David Bourget (Western Ontario)
David Chalmers (ANU, NYU)
Rafael De Clercq
Jack Alan Reynolds
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Biology and Philosophy 11 (2):161-191 (1996)
First, a brief history is provided of Popper's views on the status of evolutionary biology as a science. The views of some prominent biologists are then canvassed on the matter of falsifiability and its relation to evolutionary biology. Following that, I argue that Popper's programme of falsifiability does indeed exclude evolutionary biology from within the circumference of genuine science, that Popper's programme is fundamentally incoherent, and that the correction of this incoherence results in a greatly expanded and much more realistic concept of what is empirical, resulting in the inclusion of evolutionary biology. Finally, this expanded concept of empirical is applied to two particular problems in evolutionary biology — viz., the species problem and the debate over the theory of punctuated equilibria — and it is argued that both of them are still mainly metaphysical.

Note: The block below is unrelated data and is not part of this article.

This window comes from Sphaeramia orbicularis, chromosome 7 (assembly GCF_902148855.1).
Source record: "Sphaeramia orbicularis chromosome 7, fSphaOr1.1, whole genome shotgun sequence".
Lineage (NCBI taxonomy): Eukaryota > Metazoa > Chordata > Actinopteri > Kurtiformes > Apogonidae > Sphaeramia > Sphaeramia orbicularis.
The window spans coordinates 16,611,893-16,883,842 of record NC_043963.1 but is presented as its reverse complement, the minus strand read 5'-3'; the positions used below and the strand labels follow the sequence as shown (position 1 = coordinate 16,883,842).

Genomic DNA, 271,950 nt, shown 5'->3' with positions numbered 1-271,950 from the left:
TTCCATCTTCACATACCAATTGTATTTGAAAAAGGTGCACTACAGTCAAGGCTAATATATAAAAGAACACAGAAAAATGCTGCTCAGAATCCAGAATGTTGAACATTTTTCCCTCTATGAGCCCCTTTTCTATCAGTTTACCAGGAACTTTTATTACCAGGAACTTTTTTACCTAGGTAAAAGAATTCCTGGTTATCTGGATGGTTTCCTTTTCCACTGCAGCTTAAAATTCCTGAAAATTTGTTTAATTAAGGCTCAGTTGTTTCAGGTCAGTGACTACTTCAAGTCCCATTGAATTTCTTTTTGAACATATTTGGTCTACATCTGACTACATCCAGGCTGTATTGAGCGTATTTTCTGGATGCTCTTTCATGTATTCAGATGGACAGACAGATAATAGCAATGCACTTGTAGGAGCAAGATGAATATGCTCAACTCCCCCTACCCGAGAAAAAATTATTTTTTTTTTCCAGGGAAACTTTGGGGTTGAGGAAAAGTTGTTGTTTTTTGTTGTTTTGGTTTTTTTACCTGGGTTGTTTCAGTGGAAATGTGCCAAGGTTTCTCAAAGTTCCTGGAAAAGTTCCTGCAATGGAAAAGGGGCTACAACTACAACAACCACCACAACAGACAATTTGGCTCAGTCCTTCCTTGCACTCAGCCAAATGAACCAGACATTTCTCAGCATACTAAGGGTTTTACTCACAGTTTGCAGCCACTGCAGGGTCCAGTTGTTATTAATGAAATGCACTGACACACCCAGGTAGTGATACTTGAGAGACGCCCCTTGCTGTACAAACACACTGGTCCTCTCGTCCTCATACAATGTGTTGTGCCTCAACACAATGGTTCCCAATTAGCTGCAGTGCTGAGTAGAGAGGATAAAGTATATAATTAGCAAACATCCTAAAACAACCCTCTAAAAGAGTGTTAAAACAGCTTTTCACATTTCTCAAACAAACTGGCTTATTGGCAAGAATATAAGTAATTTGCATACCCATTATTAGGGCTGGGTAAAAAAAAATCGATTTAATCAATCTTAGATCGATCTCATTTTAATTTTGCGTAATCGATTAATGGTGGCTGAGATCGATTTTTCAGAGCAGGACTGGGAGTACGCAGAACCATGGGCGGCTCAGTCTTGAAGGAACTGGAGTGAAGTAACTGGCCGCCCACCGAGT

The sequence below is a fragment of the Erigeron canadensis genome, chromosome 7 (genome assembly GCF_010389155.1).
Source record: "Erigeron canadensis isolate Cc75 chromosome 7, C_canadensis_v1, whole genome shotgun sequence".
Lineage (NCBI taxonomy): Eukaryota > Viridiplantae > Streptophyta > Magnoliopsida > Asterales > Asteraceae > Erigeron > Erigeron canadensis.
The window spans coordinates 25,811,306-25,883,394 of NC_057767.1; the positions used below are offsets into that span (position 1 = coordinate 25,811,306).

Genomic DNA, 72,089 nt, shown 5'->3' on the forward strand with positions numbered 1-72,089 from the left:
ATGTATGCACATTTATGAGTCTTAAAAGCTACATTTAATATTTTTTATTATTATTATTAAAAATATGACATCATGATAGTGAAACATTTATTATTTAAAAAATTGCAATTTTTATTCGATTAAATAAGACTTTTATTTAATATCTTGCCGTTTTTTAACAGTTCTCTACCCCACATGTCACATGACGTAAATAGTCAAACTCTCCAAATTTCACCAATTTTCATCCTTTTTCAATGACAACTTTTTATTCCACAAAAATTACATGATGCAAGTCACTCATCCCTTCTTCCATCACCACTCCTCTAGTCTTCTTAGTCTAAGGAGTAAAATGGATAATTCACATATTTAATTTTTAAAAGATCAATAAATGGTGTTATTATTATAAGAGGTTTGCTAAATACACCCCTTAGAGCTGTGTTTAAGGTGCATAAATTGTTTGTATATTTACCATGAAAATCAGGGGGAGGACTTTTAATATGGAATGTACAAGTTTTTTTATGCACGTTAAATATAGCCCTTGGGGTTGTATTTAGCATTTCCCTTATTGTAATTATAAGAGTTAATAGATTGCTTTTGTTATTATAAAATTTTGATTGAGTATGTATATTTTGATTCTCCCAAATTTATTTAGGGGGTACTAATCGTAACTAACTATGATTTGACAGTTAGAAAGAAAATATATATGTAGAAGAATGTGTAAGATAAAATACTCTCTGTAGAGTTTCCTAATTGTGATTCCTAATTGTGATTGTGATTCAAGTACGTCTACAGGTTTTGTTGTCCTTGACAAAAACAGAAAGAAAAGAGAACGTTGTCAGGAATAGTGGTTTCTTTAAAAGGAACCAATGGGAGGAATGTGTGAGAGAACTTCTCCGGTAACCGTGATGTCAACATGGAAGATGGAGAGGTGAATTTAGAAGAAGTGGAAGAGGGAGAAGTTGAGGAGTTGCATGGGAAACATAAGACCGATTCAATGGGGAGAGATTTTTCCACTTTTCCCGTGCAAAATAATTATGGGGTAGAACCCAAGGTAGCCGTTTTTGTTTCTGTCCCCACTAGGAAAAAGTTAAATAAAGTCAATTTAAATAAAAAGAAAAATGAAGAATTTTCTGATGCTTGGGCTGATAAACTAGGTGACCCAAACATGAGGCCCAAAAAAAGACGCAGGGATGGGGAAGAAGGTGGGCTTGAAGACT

|Keywords||Popper falsifiability evolutionary biology species problem punctuated equilibria|
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